Perspectives relating to the fountainheads, and riddles, of Corbusier's art and architecture are less certainly portrayed. The genius of the Swiss architect is certainly apparent, but not in an obviously progressive narrative; we don't quite get to the root of his obsessions. Nor is there any subtext of humanity, or of humane architectural commodity. Corbusier's conflations of art and architecture are mostly presented as a kind of orderly collage or scenography in which time, or the critical moment, seems absent. The material in the three sections of the exhibition – Context, Privacy and Publicity, Built Art – often seem interchangeable. In this, the show reminds us just how brilliantly seductive, and ultimately ungraspable, Corbusier could be. "I am an acrobat of form, creator of form, player with form," he declared in 1951. "Form means to express all plastic emotion. Form, expression and style of mind." Architecture, he said, was "a pure creation of the mind".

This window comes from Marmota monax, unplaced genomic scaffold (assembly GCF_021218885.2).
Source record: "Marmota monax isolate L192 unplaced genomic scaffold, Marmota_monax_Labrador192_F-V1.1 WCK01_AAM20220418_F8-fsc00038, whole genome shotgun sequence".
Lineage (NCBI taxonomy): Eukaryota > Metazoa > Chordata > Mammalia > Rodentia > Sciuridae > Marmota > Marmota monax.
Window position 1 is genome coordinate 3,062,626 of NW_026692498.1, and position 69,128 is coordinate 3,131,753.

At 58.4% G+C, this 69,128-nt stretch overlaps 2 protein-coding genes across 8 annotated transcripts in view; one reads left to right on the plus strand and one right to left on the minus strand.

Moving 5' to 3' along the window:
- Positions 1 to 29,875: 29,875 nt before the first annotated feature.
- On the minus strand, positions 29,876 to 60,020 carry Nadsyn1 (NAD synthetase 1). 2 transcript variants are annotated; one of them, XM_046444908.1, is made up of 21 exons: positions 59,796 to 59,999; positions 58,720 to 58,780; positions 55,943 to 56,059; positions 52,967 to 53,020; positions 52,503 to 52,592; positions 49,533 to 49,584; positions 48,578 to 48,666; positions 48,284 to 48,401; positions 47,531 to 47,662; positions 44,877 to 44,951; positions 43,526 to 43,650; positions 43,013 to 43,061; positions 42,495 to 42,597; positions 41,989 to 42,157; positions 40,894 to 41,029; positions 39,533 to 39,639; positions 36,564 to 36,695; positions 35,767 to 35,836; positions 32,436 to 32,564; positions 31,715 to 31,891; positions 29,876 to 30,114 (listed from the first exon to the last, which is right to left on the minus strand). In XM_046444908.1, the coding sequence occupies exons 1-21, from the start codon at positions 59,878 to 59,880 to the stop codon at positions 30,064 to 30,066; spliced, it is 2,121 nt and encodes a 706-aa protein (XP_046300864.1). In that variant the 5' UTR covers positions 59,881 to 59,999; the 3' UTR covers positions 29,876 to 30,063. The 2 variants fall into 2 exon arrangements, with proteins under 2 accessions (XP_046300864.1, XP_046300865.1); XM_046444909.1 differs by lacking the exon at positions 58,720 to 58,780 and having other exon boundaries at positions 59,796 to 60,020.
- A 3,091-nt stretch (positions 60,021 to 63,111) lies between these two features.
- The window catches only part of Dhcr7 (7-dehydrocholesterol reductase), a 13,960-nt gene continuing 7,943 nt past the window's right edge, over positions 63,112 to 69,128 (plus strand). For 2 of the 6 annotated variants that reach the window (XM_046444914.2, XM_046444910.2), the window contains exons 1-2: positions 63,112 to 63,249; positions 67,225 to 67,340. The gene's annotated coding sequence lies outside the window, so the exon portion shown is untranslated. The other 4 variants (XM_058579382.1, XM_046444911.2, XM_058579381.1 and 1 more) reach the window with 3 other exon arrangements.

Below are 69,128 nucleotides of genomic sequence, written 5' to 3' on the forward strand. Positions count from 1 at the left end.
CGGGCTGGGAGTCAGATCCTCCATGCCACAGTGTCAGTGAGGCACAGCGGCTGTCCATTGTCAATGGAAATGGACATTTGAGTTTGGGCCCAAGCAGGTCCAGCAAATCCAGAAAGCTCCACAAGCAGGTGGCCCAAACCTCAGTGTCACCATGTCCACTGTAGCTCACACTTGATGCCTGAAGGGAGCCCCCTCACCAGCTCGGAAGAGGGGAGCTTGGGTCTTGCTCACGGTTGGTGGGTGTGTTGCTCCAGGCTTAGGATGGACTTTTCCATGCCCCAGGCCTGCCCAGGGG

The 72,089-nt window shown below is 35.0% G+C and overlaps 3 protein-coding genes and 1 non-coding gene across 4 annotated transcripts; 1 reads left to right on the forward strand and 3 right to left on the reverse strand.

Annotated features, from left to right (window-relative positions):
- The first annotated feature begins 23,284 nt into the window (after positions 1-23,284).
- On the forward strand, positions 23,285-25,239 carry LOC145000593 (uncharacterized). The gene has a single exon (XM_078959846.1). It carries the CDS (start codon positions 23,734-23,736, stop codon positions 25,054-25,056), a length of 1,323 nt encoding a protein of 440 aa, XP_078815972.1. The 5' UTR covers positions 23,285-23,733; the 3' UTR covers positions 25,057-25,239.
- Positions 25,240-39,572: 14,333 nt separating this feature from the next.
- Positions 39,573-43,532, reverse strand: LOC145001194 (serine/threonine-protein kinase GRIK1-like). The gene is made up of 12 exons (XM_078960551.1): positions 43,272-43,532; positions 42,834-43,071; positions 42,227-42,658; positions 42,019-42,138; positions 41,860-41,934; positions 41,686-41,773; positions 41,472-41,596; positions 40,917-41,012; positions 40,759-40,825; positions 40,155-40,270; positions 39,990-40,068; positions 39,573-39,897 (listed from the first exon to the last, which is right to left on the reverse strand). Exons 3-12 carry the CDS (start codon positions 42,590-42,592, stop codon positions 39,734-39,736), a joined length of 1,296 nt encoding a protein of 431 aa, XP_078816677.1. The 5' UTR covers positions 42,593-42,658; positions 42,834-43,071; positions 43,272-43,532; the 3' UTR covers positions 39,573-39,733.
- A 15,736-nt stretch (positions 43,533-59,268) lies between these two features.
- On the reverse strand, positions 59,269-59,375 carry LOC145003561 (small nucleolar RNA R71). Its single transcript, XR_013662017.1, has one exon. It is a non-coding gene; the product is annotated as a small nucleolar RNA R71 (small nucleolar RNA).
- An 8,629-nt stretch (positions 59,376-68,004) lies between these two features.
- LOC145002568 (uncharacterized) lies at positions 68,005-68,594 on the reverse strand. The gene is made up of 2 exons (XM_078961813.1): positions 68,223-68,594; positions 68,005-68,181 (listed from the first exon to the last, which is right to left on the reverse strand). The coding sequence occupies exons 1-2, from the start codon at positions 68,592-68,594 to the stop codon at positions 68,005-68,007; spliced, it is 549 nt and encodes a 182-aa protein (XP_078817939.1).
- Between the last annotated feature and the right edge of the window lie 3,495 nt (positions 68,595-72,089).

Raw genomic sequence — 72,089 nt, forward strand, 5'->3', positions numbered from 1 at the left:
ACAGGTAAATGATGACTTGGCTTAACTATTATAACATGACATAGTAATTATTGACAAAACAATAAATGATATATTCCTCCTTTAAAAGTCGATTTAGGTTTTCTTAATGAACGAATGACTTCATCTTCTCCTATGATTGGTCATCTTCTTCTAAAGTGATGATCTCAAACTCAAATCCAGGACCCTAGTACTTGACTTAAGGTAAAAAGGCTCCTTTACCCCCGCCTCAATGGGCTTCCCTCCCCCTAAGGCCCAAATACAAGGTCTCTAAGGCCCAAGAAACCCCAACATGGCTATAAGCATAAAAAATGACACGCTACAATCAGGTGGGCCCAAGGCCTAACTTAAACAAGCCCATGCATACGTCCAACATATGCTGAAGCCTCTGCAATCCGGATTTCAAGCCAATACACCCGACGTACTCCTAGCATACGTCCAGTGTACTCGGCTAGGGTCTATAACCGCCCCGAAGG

Today, in an age of styled minds, and sanctified immateriality, the very idea of purity or formal playthings seems as museum-worthy as a Bakelite telephone. Corbusier still matters – not so much as an architect, but as an engrossing case-study of a designer who began by referring to houses as machines for living in (Huxley saw through that clinical nonsense in his 1932 satire on modernism, Brave New World), and ended in the thrall of primitive abstract art, not to mention breasts (drawn, on collected postcards, carved, concretised).